Normal Electoral Council to Hear Objection to City Council Redistricting Plan

A normal resident filed an objection to a petition effort to overhaul how voters elect city council members, arguing that supporters misinterpreted state law and failed to collect enough signatures.

Supporters of the effort want to ask voters in the November ballot whether to replace the normal city council’s broad form of representative government with one based on the district, similar to what Bloomington has with its neighborhoods.

Proponents argue that having each city council member represent just one of the six districts — instead of the entire city — will make it easier to run for office and provide more responsive representation. Critics of the idea, like Normal
Mayor Chris Koos says it’s a “solution in search of a problem.”

Earlier this month, those supporters filed what they said were around 2,200 signatures on a petition to put the question to voters.

Patrick Dullard of Normal filed an objection to their petition this week. He argued that the relevant state municipal law for redistricting only allows villages to do it. He said it “does not apply to an incorporated town, such as the town of Normal, thus rendering the petition invalid.”

Dullard’s challenge also argued that the petition “does not contain enough valid signatures from Normal City voters to meet the 5% threshold” required by state law.

It is unclear which signatures Dullard is seeking to have declared invalid or disqualified. “Voters” are defined as those qualified to vote for elected officials in municipal elections. In Normal, there are approximately 45,477 people aged 18 and over; 5% of this total would represent approximately 2,273 people. Supporters claimed to have submitted approximately 2,200 signatures.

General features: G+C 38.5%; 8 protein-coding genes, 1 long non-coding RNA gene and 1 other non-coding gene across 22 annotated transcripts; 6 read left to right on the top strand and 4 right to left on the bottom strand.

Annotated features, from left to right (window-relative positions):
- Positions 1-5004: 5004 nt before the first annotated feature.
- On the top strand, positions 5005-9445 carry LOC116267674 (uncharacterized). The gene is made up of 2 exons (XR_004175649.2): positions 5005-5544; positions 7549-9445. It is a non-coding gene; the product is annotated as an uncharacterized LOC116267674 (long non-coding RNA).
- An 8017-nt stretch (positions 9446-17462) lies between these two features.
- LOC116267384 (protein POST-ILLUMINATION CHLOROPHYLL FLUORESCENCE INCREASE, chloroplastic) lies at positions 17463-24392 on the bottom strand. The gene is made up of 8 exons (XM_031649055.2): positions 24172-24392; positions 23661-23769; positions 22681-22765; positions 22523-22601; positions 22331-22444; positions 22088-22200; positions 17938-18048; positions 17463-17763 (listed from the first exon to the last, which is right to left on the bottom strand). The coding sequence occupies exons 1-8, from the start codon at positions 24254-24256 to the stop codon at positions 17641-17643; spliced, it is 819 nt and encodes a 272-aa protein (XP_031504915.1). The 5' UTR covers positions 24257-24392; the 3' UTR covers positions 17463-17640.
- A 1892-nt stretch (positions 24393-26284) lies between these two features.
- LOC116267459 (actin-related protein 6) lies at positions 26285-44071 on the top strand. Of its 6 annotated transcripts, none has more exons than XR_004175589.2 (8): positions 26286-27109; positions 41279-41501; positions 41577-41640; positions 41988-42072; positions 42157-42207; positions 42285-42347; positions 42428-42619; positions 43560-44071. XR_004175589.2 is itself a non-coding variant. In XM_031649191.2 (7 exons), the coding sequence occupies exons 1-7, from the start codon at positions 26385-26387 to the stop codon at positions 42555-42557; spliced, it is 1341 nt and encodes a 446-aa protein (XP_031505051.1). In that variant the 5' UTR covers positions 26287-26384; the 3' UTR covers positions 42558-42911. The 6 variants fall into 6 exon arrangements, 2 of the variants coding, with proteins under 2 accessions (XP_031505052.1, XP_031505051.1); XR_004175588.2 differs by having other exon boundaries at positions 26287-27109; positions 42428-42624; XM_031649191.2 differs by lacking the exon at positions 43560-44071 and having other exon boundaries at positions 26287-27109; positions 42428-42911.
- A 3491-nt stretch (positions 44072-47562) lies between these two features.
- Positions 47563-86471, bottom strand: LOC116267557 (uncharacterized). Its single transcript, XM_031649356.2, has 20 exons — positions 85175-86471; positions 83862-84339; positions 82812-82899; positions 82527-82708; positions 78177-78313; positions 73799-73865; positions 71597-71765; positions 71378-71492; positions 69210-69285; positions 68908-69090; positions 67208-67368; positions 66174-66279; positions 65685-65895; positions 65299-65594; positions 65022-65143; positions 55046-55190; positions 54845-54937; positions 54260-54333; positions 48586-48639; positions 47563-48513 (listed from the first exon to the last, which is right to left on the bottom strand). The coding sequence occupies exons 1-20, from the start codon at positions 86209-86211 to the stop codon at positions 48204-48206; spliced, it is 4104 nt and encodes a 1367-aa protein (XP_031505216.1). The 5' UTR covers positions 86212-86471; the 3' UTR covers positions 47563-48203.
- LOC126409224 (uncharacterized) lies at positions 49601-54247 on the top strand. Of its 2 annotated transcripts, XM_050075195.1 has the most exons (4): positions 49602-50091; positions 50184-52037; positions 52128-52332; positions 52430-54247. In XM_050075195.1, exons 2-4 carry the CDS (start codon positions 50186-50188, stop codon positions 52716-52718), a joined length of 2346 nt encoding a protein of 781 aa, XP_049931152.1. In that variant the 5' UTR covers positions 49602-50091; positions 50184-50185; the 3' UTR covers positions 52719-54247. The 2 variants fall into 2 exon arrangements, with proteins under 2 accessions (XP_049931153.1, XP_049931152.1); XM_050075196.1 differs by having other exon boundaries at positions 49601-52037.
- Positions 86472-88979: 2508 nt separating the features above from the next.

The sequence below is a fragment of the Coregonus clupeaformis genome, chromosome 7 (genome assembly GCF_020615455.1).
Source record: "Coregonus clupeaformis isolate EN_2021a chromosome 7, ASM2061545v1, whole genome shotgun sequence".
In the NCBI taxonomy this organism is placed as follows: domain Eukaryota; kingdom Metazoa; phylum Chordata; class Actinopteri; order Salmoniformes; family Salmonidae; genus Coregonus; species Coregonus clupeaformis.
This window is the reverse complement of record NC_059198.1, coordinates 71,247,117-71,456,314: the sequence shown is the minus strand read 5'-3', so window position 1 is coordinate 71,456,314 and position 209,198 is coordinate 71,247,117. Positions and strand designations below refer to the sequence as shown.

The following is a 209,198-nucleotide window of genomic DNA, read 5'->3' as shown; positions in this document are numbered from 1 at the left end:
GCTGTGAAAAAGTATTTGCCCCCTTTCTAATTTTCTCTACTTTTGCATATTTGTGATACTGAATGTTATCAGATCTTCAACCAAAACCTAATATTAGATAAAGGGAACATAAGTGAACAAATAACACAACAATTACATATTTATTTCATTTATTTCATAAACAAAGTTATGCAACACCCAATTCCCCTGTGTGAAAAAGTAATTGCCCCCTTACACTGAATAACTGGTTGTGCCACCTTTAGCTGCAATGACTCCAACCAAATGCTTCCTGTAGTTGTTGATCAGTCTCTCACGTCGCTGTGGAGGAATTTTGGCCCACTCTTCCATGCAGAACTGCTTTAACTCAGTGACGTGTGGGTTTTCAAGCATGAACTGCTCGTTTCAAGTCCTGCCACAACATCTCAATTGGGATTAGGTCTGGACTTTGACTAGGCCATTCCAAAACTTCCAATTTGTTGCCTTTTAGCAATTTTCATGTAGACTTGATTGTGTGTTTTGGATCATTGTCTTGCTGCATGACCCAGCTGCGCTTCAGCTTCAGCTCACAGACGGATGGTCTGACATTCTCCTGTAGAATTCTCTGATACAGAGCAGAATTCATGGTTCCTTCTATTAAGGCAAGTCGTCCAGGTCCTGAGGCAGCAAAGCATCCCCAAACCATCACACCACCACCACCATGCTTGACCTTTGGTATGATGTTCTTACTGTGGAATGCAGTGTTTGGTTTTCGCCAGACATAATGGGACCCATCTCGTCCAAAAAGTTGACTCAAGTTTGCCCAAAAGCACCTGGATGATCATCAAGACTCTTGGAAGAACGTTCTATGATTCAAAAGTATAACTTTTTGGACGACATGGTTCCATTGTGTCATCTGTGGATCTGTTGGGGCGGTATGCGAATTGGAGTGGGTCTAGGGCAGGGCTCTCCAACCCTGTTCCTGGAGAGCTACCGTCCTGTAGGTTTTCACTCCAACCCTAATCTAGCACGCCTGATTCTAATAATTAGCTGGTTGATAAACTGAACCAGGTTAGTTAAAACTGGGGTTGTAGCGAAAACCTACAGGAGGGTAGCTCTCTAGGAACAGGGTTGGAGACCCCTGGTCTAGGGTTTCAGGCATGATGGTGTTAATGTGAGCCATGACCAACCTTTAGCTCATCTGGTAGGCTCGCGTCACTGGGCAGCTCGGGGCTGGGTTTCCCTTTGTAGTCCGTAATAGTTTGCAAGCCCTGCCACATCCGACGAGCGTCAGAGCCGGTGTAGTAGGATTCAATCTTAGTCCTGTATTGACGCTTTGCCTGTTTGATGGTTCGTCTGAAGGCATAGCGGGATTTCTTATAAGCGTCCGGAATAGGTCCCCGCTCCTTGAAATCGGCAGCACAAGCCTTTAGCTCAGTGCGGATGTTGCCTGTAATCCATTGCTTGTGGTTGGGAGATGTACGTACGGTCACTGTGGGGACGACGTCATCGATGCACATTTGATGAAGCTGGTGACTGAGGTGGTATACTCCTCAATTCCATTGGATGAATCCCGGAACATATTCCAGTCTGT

These signatures were collected by a range of politically active figures in the twin city, including many prominent conservatives who have clashed with the city’s current leadership. This includes current Normal City Council member Stan North and former mayoral candidate Marc Tiritilli, as well as former City Council candidate and now County Council candidate Steve Harsh, the former candidate representing the State Republican Jim Fisher, Cities 92.9 staffer Catrina Petersen and Cities host Steve Suess, and BLN News blogger Diane Benjamin. Krystle Able, a Democrat whose nomination to the county council was narrowly rejected, also collected signatures.

“My interest in filing this objection is to protect my right as a citizen of the city to the normal vote for all members of the city council,” Dullard wrote in his objection.

Dullard’s objection will be heard at a meeting of the Election Council of Normal Municipal Officers at 3 p.m. Monday at Uptown Normal Town Hall. The city’s legal department will be appointed council counsel.

The Electoral Council is made up of Mayor Koos, City Clerk Angie Huonker and longest-serving council member Kevin McCarthy. Koos has expressed opposition to the redistricting plan.

The city has a Sept. 1 deadline to file a ballot certification process with the county to get the ballot question for the Nov. 8 election.

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